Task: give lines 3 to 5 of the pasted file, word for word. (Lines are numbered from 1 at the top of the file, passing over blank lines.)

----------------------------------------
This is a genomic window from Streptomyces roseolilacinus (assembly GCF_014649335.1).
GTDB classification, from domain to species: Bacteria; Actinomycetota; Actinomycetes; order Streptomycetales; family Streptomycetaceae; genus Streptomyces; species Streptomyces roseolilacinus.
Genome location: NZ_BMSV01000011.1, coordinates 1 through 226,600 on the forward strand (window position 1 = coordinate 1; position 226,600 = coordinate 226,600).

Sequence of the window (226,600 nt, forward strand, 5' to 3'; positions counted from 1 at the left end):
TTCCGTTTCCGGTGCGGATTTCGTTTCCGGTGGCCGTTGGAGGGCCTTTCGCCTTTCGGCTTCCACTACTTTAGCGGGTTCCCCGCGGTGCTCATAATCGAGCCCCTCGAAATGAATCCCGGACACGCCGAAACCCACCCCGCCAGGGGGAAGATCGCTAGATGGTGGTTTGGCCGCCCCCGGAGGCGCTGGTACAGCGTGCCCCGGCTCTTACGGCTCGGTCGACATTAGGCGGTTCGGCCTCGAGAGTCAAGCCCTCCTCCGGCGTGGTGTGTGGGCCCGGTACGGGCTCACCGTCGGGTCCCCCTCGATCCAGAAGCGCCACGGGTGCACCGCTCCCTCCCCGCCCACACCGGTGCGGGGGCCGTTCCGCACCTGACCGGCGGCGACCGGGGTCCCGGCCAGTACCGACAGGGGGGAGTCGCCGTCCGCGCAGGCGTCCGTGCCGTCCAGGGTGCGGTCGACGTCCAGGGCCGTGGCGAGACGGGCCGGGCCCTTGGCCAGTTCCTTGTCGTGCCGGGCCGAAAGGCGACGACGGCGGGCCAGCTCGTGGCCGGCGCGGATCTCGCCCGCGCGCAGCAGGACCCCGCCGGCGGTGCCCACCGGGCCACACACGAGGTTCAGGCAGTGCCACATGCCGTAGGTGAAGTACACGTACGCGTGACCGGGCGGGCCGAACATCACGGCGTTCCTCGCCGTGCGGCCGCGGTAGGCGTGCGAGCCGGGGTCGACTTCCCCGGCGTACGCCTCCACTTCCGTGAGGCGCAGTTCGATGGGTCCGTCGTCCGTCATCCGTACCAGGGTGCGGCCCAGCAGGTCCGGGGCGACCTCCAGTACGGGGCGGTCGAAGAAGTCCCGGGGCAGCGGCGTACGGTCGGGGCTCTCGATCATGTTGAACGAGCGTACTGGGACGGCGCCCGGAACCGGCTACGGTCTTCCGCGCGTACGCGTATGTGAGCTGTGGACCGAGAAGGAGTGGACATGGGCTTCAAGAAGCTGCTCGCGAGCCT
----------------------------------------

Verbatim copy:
Genome location: NZ_BMSV01000011.1, coordinates 1 through 226,600 on the forward strand (window position 1 = coordinate 1; position 226,600 = coordinate 226,600).

Sequence of the window (226,600 nt, forward strand, 5' to 3'; positions counted from 1 at the left end):
TTCCGTTTCCGGTGCGGATTTCGTTTCCGGTGGCCGTTGGAGGGCCTTTCGCCTTTCGGCTTCCACTACTTTAGCGGGTTCCCCGCGGTGCTCATAATCGAGCCCCTCGAAATGAATCCCGGACACGCCGAAACCCACCCCGCCAGGGGGAAGATCGCTAGATGGTGGTTTGGCCGCCCCCGGAGGCGCTGGTACAGCGTGCCCCGGCTCTTACGGCTCGGTCGACATTAGGCGGTTCGGCCTCGAGAGTCAAGCCCTCCTCCGGCGTGGTGTGTGGGCCCGGTACGGGCTCACCGTCGGGTCCCCCTCGATCCAGAAGCGCCACGGGTGCACCGCTCCCTCCCCGCCCACACCGGTGCGGGGGCCGTTCCGCACCTGACCGGCGGCGACCGGGGTCCCGGCCAGTACCGACAGGGGGGAGTCGCCGTCCGCGCAGGCGTCCGTGCCGTCCAGGGTGCGGTCGACGTCCAGGGCCGTGGCGAGACGGGCCGGGCCCTTGGCCAGTTCCTTGTCGTGCCGGGCCGAAAGGCGACGACGGCGGGCCAGCTCGTGGCCGGCGCGGATCTCGCCCGCGCGCAGCAGGACCCCGCCGGCGGTGCCCACCGGGCCACACACGAGGTTCAGGCAGTGCCACATGCCGTAGGTGAAGTACACGTACGCGTGACCGGGCGGGCCGAACATCACGGCGTTCCTCGCCGTGCGGCCGCGGTAGGCGTGCGAGCCGGGGTCGACTTCCCCGGCGTACGCCTCCACTTCCGTGAGGCGCAGTTCGATGGGTCCGTCGTCCGTCATCCGTACCAGGGTGCGGCCCAGCAGGTCCGGGGCGACCTCCAGTACGGGGCGGTCGAAGAAGTCCCGGGGCAGCGGCGTACGGTCGGGGCTCTCGATCATGTTGAACGAGCGTACTGGGACGGCGCCCGGAACCGGCTACGGTCTTCCGCGCGTACGCGTATGTGAGCTGTGGACCGAGAAGGAGTGGACATGGGCTTCAAGAAGCTGCTCGCGAGCCT